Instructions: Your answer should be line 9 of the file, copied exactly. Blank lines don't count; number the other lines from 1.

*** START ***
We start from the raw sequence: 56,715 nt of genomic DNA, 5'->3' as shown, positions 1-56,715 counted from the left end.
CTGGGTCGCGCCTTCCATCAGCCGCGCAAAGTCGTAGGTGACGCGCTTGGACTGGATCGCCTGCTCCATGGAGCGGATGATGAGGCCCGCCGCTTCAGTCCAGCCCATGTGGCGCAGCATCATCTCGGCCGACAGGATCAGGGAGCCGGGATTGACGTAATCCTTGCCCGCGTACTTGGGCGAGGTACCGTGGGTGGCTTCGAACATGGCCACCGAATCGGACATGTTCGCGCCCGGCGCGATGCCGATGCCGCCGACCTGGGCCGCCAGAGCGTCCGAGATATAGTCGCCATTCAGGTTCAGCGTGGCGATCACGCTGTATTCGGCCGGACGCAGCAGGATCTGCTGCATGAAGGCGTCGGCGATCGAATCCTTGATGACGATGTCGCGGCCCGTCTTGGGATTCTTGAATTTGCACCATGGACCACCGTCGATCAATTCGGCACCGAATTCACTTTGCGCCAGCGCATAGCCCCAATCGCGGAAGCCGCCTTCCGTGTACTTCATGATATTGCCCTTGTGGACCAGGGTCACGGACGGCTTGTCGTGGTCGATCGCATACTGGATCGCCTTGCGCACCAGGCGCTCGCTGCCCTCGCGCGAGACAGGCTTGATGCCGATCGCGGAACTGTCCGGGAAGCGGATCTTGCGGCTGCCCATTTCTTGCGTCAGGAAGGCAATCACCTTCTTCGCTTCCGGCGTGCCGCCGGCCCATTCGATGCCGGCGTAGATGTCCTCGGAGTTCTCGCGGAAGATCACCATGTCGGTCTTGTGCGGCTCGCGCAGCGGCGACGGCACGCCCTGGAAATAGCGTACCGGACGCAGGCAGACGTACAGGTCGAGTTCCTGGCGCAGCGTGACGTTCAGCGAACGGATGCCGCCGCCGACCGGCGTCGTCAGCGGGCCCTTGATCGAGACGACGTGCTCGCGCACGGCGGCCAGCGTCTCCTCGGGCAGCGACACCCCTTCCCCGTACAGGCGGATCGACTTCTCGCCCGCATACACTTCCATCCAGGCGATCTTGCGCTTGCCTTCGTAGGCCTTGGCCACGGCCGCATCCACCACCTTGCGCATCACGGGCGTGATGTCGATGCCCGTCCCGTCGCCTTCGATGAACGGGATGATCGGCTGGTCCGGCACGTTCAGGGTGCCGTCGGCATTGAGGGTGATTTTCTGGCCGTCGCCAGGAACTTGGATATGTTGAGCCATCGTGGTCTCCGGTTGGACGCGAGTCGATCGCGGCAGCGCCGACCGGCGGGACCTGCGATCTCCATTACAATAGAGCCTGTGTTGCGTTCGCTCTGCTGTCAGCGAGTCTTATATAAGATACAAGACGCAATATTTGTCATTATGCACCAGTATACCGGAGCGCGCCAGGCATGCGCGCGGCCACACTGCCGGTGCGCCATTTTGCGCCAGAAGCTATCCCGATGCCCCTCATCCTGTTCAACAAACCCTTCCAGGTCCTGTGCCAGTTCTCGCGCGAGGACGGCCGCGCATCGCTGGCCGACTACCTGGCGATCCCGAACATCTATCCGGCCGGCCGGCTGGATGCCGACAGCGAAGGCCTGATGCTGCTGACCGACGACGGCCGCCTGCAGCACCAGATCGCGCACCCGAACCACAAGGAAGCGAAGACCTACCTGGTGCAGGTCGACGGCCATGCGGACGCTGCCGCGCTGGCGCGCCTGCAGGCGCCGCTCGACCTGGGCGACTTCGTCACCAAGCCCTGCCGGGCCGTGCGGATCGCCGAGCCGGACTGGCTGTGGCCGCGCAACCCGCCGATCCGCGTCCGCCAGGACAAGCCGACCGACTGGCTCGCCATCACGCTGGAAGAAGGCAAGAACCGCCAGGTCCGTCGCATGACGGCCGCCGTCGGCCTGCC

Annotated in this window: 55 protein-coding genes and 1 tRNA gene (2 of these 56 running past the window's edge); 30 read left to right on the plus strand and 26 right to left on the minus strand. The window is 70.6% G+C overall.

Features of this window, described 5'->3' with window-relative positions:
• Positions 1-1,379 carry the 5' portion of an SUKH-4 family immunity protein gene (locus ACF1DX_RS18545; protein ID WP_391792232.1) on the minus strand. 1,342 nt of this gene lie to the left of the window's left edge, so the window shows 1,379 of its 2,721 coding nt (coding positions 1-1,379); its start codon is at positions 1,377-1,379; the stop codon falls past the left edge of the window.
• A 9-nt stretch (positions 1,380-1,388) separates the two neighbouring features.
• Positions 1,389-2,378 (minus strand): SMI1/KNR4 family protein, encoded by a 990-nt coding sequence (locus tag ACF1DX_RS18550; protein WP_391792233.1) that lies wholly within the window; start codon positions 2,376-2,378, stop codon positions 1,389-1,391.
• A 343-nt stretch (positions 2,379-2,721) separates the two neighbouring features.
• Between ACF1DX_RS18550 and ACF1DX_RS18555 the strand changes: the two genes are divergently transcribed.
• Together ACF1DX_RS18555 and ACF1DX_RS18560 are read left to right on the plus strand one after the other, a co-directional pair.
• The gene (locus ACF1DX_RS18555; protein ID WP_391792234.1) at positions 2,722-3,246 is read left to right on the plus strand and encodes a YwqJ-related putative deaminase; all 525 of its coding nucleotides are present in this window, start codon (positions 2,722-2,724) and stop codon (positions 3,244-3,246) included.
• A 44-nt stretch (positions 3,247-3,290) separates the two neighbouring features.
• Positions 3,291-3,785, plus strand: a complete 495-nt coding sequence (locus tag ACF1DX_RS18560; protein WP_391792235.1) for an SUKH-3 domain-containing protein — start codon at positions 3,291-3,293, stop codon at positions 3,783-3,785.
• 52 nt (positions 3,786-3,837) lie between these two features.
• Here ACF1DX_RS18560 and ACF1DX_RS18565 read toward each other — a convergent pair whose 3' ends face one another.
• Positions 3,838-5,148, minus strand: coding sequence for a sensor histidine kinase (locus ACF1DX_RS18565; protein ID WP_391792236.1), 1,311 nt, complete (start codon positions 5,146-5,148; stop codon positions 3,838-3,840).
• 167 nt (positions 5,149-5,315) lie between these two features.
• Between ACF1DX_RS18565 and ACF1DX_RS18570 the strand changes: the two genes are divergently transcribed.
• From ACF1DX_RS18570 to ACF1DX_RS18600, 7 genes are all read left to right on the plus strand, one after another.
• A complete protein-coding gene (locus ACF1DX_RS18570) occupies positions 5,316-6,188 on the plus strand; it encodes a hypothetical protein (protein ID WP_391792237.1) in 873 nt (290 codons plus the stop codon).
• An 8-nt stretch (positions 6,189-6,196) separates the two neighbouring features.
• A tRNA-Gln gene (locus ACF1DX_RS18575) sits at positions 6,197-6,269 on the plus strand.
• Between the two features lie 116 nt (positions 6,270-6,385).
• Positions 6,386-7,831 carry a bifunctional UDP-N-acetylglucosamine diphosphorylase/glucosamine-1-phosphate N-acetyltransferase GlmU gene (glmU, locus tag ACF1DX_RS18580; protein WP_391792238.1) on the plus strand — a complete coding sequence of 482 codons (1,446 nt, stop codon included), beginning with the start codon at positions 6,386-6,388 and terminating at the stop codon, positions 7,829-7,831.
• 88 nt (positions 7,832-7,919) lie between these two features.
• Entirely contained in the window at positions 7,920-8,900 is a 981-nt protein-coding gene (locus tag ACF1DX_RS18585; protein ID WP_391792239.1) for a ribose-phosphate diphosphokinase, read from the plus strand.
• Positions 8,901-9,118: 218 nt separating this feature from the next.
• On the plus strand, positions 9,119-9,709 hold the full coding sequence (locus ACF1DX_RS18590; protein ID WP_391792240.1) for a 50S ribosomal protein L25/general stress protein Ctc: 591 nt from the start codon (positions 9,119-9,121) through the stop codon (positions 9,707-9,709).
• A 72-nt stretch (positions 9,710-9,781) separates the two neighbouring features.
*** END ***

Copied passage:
• Between ACF1DX_RS18550 and ACF1DX_RS18555 the strand changes: the two genes are divergently transcribed.